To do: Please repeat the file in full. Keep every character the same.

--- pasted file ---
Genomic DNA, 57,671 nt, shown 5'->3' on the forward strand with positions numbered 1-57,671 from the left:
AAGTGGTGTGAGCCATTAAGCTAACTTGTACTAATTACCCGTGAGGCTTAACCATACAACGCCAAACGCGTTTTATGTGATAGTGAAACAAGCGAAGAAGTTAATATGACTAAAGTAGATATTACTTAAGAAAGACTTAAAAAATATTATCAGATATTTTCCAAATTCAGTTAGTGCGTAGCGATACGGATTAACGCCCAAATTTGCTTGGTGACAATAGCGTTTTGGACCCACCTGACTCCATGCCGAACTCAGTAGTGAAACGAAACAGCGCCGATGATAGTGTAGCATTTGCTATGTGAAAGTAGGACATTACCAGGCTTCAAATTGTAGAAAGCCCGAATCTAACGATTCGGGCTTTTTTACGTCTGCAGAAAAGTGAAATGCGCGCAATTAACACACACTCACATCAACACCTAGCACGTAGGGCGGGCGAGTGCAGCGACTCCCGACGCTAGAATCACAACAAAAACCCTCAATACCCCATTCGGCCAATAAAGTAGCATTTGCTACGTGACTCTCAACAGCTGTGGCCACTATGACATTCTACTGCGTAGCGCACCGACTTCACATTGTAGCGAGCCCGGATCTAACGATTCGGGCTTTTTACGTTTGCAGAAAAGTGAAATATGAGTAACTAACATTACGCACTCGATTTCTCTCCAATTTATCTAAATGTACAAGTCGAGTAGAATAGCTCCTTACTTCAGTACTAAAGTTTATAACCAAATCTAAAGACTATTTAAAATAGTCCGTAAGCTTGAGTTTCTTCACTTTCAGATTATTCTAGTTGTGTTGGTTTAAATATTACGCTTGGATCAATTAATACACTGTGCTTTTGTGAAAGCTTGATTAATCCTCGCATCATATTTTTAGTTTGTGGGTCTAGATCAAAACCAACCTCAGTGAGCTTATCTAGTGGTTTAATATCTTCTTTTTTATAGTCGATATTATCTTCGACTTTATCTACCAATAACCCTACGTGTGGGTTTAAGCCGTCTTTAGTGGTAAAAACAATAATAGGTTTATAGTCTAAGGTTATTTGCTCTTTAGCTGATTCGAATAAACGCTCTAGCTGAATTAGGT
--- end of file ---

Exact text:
Genomic DNA, 57,671 nt, shown 5'->3' on the forward strand with positions numbered 1-57,671 from the left:
AAGTGGTGTGAGCCATTAAGCTAACTTGTACTAATTACCCGTGAGGCTTAACCATACAACGCCAAACGCGTTTTATGTGATAGTGAAACAAGCGAAGAAGTTAATATGACTAAAGTAGATATTACTTAAGAAAGACTTAAAAAATATTATCAGATATTTTCCAAATTCAGTTAGTGCGTAGCGATACGGATTAACGCCCAAATTTGCTTGGTGACAATAGCGTTTTGGACCCACCTGACTCCATGCCGAACTCAGTAGTGAAACGAAACAGCGCCGATGATAGTGTAGCATTTGCTATGTGAAAGTAGGACATTACCAGGCTTCAAATTGTAGAAAGCCCGAATCTAACGATTCGGGCTTTTTTACGTCTGCAGAAAAGTGAAATGCGCGCAATTAACACACACTCACATCAACACCTAGCACGTAGGGCGGGCGAGTGCAGCGACTCCCGACGCTAGAATCACAACAAAAACCCTCAATACCCCATTCGGCCAATAAAGTAGCATTTGCTACGTGACTCTCAACAGCTGTGGCCACTATGACATTCTACTGCGTAGCGCACCGACTTCACATTGTAGCGAGCCCGGATCTAACGATTCGGGCTTTTTACGTTTGCAGAAAAGTGAAATATGAGTAACTAACATTACGCACTCGATTTCTCTCCAATTTATCTAAATGTACAAGTCGAGTAGAATAGCTCCTTACTTCAGTACTAAAGTTTATAACCAAATCTAAAGACTATTTAAAATAGTCCGTAAGCTTGAGTTTCTTCACTTTCAGATTATTCTAGTTGTGTTGGTTTAAATATTACGCTTGGATCAATTAATACACTGTGCTTTTGTGAAAGCTTGATTAATCCTCGCATCATATTTTTAGTTTGTGGGTCTAGATCAAAACCAACCTCAGTGAGCTTATCTAGTGGTTTAATATCTTCTTTTTTATAGTCGATATTATCTTCGACTTTATCTACCAATAACCCTACGTGTGGGTTTAAGCCGTCTTTAGTGGTAAAAACAATAATAGGTTTATAGTCTAAGGTTATTTGCTCTTTAGCTGATTCGAATAAACGCTCTAGCTGAATTAGGT